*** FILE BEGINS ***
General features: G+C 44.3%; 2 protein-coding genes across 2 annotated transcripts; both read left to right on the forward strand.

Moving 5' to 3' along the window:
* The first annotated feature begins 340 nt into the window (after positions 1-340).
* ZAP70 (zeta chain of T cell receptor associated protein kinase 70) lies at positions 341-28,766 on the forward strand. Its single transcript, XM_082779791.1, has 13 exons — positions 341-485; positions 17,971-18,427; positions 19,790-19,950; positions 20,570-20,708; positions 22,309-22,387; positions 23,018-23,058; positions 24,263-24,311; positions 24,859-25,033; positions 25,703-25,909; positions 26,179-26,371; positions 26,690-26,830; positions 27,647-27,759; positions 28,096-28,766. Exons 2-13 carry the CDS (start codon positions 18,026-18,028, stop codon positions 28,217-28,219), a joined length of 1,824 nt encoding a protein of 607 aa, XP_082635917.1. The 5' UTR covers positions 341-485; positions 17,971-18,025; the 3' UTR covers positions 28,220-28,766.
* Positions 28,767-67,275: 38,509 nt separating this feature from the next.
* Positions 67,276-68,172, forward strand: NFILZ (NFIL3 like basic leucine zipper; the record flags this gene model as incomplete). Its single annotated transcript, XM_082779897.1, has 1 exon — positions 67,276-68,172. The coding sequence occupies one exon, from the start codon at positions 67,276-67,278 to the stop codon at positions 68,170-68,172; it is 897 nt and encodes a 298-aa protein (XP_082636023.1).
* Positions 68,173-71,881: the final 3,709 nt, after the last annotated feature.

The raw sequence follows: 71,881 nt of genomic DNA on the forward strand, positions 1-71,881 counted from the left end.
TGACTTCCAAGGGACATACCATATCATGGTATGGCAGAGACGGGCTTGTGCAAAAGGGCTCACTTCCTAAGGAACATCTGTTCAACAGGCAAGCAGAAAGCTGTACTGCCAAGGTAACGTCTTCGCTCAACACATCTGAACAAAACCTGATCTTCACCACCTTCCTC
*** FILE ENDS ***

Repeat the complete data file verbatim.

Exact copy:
General features: G+C 44.3%; 2 protein-coding genes across 2 annotated transcripts; both read left to right on the forward strand.

Moving 5' to 3' along the window:
* The first annotated feature begins 340 nt into the window (after positions 1-340).
* ZAP70 (zeta chain of T cell receptor associated protein kinase 70) lies at positions 341-28,766 on the forward strand. Its single transcript, XM_082779791.1, has 13 exons — positions 341-485; positions 17,971-18,427; positions 19,790-19,950; positions 20,570-20,708; positions 22,309-22,387; positions 23,018-23,058; positions 24,263-24,311; positions 24,859-25,033; positions 25,703-25,909; positions 26,179-26,371; positions 26,690-26,830; positions 27,647-27,759; positions 28,096-28,766. Exons 2-13 carry the CDS (start codon positions 18,026-18,028, stop codon positions 28,217-28,219), a joined length of 1,824 nt encoding a protein of 607 aa, XP_082635917.1. The 5' UTR covers positions 341-485; positions 17,971-18,025; the 3' UTR covers positions 28,220-28,766.
* Positions 28,767-67,275: 38,509 nt separating this feature from the next.
* Positions 67,276-68,172, forward strand: NFILZ (NFIL3 like basic leucine zipper; the record flags this gene model as incomplete). Its single annotated transcript, XM_082779897.1, has 1 exon — positions 67,276-68,172. The coding sequence occupies one exon, from the start codon at positions 67,276-67,278 to the stop codon at positions 68,170-68,172; it is 897 nt and encodes a 298-aa protein (XP_082636023.1).
* Positions 68,173-71,881: the final 3,709 nt, after the last annotated feature.

The raw sequence follows: 71,881 nt of genomic DNA on the forward strand, positions 1-71,881 counted from the left end.
TGACTTCCAAGGGACATACCATATCATGGTATGGCAGAGACGGGCTTGTGCAAAAGGGCTCACTTCCTAAGGAACATCTGTTCAACAGGCAAGCAGAAAGCTGTACTGCCAAGGTAACGTCTTCGCTCAACACATCTGAACAAAACCTGATCTTCACCACCTTCCTC